Why do we speak the way we do, and what do our voices tell others about us? What is the truth behind the myths that surround how we speak? Jane Setter explores these and other fascinating questions in this engaging introduction to the power and the science of the voice. The book first takes us on a tour of the sounds in our language and how we produce them, as well as how and why those sounds vary in different varieties of English. The origins of our vast range of accents are explained, along with the prejudices associated with them: why do we feel such loyalty to our own accent, and what's behind our attitudes to others? We learn that much of what we believe about how we speak may not be true: is it really the case, for instance, that only young people use 'uptalk', or that only women use vocal fry? Our voices can also be used as criminal evidence, and to help us wear different social and professional hats. Throughout the book, Professor Setter draws on examples from the media and from her own professional and personal experience, from her work on the provenance of the terrorist 'Jihadi John' to why the Rolling Stones sounded American.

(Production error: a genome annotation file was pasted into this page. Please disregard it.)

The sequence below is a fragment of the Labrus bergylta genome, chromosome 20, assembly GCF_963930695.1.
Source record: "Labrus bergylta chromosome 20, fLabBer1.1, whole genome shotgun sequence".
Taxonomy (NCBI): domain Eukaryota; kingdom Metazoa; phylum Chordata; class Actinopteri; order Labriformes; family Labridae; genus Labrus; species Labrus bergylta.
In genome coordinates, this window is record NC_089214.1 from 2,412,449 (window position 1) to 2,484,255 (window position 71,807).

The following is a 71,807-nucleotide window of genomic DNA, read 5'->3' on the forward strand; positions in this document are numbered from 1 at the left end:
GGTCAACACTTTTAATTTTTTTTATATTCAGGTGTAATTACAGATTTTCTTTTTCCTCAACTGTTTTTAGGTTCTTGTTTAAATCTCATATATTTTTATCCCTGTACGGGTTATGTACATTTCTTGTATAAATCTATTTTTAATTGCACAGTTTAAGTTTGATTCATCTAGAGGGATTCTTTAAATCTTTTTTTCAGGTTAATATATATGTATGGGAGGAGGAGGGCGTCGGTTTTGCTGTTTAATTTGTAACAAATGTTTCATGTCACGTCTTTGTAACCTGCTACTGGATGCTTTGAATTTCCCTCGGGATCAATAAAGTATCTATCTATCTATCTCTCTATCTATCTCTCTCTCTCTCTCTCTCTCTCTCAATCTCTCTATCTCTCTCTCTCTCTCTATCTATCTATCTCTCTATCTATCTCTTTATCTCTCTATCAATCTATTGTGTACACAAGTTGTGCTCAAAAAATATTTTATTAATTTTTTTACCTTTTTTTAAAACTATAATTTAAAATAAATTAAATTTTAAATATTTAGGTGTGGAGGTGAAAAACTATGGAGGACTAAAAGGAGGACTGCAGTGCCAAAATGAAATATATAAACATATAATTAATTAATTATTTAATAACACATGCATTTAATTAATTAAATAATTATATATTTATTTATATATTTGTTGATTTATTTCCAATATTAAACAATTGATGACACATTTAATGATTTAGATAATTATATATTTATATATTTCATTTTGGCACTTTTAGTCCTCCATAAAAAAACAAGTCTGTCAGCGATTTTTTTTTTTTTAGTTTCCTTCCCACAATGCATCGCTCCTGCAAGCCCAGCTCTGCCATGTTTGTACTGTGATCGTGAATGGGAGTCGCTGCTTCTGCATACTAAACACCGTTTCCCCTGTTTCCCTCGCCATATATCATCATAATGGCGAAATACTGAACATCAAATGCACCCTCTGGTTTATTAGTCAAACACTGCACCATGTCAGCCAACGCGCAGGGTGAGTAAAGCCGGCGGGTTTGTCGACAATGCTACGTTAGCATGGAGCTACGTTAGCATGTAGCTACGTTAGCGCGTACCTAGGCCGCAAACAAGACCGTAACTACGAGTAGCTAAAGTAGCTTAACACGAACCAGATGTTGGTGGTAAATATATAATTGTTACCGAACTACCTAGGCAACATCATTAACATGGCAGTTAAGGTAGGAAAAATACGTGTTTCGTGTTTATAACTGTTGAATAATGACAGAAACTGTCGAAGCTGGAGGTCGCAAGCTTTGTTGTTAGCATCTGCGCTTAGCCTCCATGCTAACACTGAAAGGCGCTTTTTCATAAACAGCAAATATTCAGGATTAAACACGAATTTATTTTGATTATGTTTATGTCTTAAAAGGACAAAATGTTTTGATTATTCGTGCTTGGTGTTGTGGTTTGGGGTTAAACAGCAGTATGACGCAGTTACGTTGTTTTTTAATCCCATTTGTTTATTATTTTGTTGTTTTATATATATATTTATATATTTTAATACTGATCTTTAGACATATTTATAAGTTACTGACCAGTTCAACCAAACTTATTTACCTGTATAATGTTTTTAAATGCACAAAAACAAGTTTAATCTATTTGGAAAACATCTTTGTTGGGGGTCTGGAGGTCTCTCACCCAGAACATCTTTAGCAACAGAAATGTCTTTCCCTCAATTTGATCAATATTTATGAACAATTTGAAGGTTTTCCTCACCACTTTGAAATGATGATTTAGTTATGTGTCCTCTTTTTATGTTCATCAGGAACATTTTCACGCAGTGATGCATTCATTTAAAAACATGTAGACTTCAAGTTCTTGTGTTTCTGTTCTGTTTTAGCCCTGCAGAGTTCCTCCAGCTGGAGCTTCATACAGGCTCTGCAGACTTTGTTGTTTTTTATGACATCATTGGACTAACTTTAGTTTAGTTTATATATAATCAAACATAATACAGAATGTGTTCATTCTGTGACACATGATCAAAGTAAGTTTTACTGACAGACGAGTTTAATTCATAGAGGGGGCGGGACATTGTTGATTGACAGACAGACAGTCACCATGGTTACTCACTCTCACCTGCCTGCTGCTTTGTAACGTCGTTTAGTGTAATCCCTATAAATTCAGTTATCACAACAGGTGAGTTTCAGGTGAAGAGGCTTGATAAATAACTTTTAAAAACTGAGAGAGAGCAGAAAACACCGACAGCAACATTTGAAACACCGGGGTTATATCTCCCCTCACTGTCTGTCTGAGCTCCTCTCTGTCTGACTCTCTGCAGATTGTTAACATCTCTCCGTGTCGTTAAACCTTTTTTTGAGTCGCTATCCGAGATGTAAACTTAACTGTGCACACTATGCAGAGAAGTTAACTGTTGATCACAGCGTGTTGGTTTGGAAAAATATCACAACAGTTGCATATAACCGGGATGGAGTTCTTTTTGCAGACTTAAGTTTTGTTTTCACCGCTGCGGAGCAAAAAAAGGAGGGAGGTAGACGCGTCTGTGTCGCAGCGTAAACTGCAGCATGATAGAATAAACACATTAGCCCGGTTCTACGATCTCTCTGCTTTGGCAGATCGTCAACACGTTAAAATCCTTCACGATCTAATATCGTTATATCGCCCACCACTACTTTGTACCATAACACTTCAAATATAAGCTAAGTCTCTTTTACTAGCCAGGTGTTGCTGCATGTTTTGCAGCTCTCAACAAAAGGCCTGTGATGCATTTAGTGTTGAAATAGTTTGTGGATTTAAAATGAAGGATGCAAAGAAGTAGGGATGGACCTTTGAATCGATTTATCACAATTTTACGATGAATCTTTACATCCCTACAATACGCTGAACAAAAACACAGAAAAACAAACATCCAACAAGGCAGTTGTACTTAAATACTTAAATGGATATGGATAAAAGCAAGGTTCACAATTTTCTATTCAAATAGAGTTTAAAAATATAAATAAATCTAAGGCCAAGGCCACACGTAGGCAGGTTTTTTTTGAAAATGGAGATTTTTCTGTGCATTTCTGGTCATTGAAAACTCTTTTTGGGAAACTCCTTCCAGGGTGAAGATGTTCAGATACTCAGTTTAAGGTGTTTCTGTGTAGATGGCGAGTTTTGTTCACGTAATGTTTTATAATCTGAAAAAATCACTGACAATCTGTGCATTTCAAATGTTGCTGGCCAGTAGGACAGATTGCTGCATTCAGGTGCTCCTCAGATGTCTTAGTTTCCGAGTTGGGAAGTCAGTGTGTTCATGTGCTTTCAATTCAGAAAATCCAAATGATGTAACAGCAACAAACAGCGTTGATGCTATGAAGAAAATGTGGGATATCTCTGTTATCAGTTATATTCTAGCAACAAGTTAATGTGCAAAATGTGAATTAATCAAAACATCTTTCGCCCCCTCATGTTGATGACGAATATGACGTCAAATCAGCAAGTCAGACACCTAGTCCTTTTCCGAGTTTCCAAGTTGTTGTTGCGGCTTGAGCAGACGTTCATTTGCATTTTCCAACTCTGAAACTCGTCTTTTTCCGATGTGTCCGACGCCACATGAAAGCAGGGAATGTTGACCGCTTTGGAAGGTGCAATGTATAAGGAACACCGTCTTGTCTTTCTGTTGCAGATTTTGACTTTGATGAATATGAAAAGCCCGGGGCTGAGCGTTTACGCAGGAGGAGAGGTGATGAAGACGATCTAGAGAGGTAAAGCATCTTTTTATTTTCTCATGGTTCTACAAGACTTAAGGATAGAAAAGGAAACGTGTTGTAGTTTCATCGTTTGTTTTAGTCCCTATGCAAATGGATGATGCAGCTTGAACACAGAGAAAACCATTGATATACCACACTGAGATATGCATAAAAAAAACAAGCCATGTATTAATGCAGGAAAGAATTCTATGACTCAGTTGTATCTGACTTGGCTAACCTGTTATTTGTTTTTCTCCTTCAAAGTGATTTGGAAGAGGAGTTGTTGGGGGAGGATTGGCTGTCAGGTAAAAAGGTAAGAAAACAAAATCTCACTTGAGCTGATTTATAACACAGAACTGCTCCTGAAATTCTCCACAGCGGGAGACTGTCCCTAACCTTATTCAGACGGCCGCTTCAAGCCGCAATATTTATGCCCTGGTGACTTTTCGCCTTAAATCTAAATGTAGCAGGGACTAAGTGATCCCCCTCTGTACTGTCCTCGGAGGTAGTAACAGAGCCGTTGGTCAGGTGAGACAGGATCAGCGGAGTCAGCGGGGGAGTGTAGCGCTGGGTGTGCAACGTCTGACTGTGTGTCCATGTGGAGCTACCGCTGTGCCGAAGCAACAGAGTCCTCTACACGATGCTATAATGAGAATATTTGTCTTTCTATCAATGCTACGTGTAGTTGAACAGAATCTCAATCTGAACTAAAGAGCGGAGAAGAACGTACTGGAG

A fascinating and thorough exploration of some of the key processes, functions and perceptions of spoken language. Professor Setter manages to provide accessible explanations of quite complex linguistic topics and brings them to life by relating them to entertaining examples from her own personal and professional experience. A great introduction to the area. * Dr Rob Drummond, Reader in Linguistics, Manchester Metropolitan University * Drawing on her two distinct areas of expertise -phonetics and rock singing- Jane Setter offers a fascinating and approachable account of the human voice and what it can say about us to the listener. * John C. Wells, Emeritus Professor of Phonetics, University College London * Innovative, informative, and full of human warmth. Jane Setter brings a personal perspective to the subject that is both insightful and moving. * David Crystal * Jane is excellent at making linguistics, particularly phonetics, crystal clear for the uninitiated. She uses that talent to great effect in her first book for the general public... This book is an important instrument for fighting accentism and other linguistic prejudice in the UK. It might make a nice gift for that person in your life who says they care deeply about the English language , but really what they mean is I like to judge other people's use of the English language . * Lynne Murphy, Separated by a Common Language * Setter applies phonetic analysis to a range of aspects of daily life in a way that is approachable to a wide audience. * Megan Storey, Library Journal *